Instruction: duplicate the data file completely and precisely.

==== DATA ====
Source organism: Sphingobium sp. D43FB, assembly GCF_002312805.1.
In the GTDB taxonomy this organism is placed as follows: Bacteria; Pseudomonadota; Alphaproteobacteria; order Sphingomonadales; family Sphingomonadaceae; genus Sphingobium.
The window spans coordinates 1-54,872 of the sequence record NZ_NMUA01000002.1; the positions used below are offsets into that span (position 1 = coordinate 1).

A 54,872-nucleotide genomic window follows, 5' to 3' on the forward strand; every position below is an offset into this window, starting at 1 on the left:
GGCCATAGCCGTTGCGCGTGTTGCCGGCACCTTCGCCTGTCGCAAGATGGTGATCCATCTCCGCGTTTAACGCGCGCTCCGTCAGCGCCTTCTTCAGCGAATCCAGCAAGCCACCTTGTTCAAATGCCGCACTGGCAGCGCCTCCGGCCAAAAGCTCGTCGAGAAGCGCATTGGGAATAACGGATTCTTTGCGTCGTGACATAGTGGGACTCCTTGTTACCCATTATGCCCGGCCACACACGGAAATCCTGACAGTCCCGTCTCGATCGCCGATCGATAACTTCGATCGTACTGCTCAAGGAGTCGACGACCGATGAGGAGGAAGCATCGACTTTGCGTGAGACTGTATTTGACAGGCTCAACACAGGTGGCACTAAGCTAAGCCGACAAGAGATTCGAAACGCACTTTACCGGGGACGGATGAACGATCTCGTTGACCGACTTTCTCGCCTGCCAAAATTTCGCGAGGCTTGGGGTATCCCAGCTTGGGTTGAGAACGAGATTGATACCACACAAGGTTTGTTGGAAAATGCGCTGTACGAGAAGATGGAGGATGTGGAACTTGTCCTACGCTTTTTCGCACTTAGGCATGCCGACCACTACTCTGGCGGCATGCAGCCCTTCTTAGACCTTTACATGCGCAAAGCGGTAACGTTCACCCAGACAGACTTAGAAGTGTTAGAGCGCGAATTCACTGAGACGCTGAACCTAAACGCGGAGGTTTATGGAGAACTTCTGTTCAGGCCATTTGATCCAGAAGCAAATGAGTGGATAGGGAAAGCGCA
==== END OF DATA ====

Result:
Source organism: Sphingobium sp. D43FB, assembly GCF_002312805.1.
In the GTDB taxonomy this organism is placed as follows: Bacteria; Pseudomonadota; Alphaproteobacteria; order Sphingomonadales; family Sphingomonadaceae; genus Sphingobium.
The window spans coordinates 1-54,872 of the sequence record NZ_NMUA01000002.1; the positions used below are offsets into that span (position 1 = coordinate 1).

A 54,872-nucleotide genomic window follows, 5' to 3' on the forward strand; every position below is an offset into this window, starting at 1 on the left:
GGCCATAGCCGTTGCGCGTGTTGCCGGCACCTTCGCCTGTCGCAAGATGGTGATCCATCTCCGCGTTTAACGCGCGCTCCGTCAGCGCCTTCTTCAGCGAATCCAGCAAGCCACCTTGTTCAAATGCCGCACTGGCAGCGCCTCCGGCCAAAAGCTCGTCGAGAAGCGCATTGGGAATAACGGATTCTTTGCGTCGTGACATAGTGGGACTCCTTGTTACCCATTATGCCCGGCCACACACGGAAATCCTGACAGTCCCGTCTCGATCGCCGATCGATAACTTCGATCGTACTGCTCAAGGAGTCGACGACCGATGAGGAGGAAGCATCGACTTTGCGTGAGACTGTATTTGACAGGCTCAACACAGGTGGCACTAAGCTAAGCCGACAAGAGATTCGAAACGCACTTTACCGGGGACGGATGAACGATCTCGTTGACCGACTTTCTCGCCTGCCAAAATTTCGCGAGGCTTGGGGTATCCCAGCTTGGGTTGAGAACGAGATTGATACCACACAAGGTTTGTTGGAAAATGCGCTGTACGAGAAGATGGAGGATGTGGAACTTGTCCTACGCTTTTTCGCACTTAGGCATGCCGACCACTACTCTGGCGGCATGCAGCCCTTCTTAGACCTTTACATGCGCAAAGCGGTAACGTTCACCCAGACAGACTTAGAAGTGTTAGAGCGCGAATTCACTGAGACGCTGAACCTAAACGCGGAGGTTTATGGAGAACTTCTGTTCAGGCCATTTGATCCAGAAGCAAATGAGTGGATAGGGAAAGCGCA